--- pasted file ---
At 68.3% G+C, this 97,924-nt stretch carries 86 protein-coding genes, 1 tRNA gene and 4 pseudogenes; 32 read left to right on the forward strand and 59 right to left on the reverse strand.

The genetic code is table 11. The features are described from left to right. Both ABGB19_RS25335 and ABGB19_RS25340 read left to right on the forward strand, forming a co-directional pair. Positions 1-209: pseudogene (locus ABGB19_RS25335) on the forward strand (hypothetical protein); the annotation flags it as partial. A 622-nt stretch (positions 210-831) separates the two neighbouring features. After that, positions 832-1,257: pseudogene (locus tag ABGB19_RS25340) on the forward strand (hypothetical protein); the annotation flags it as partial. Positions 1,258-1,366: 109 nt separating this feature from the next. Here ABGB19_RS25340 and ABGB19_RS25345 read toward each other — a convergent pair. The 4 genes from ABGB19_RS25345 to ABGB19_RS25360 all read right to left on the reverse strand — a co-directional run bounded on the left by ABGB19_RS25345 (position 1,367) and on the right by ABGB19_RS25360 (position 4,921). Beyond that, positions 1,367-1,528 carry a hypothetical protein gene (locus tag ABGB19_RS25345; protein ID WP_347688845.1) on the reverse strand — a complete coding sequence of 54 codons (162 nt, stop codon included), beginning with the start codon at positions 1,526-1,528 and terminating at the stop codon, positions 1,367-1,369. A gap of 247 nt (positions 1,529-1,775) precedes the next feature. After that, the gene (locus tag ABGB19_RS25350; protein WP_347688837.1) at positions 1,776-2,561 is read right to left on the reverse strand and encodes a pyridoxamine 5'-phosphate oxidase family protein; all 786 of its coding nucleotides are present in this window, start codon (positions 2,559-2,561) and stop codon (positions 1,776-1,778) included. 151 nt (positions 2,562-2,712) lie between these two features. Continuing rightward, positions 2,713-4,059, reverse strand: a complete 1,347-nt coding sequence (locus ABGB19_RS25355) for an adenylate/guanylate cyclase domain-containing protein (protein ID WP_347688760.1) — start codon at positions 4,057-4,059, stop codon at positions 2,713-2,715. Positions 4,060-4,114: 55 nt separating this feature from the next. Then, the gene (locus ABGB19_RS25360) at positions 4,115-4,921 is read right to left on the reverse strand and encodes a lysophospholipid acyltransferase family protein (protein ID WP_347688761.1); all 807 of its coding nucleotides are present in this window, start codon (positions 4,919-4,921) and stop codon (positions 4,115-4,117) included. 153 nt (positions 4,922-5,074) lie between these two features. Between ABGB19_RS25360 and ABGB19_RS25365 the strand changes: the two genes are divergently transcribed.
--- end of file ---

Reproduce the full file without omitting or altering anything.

At 68.3% G+C, this 97,924-nt stretch carries 86 protein-coding genes, 1 tRNA gene and 4 pseudogenes; 32 read left to right on the forward strand and 59 right to left on the reverse strand.

The genetic code is table 11. The features are described from left to right. Both ABGB19_RS25335 and ABGB19_RS25340 read left to right on the forward strand, forming a co-directional pair. Positions 1-209: pseudogene (locus ABGB19_RS25335) on the forward strand (hypothetical protein); the annotation flags it as partial. A 622-nt stretch (positions 210-831) separates the two neighbouring features. After that, positions 832-1,257: pseudogene (locus tag ABGB19_RS25340) on the forward strand (hypothetical protein); the annotation flags it as partial. Positions 1,258-1,366: 109 nt separating this feature from the next. Here ABGB19_RS25340 and ABGB19_RS25345 read toward each other — a convergent pair. The 4 genes from ABGB19_RS25345 to ABGB19_RS25360 all read right to left on the reverse strand — a co-directional run bounded on the left by ABGB19_RS25345 (position 1,367) and on the right by ABGB19_RS25360 (position 4,921). Beyond that, positions 1,367-1,528 carry a hypothetical protein gene (locus tag ABGB19_RS25345; protein ID WP_347688845.1) on the reverse strand — a complete coding sequence of 54 codons (162 nt, stop codon included), beginning with the start codon at positions 1,526-1,528 and terminating at the stop codon, positions 1,367-1,369. A gap of 247 nt (positions 1,529-1,775) precedes the next feature. After that, the gene (locus tag ABGB19_RS25350; protein WP_347688837.1) at positions 1,776-2,561 is read right to left on the reverse strand and encodes a pyridoxamine 5'-phosphate oxidase family protein; all 786 of its coding nucleotides are present in this window, start codon (positions 2,559-2,561) and stop codon (positions 1,776-1,778) included. 151 nt (positions 2,562-2,712) lie between these two features. Continuing rightward, positions 2,713-4,059, reverse strand: a complete 1,347-nt coding sequence (locus ABGB19_RS25355) for an adenylate/guanylate cyclase domain-containing protein (protein ID WP_347688760.1) — start codon at positions 4,057-4,059, stop codon at positions 2,713-2,715. Positions 4,060-4,114: 55 nt separating this feature from the next. Then, the gene (locus ABGB19_RS25360) at positions 4,115-4,921 is read right to left on the reverse strand and encodes a lysophospholipid acyltransferase family protein (protein ID WP_347688761.1); all 807 of its coding nucleotides are present in this window, start codon (positions 4,919-4,921) and stop codon (positions 4,115-4,117) included. 153 nt (positions 4,922-5,074) lie between these two features. Between ABGB19_RS25360 and ABGB19_RS25365 the strand changes: the two genes are divergently transcribed.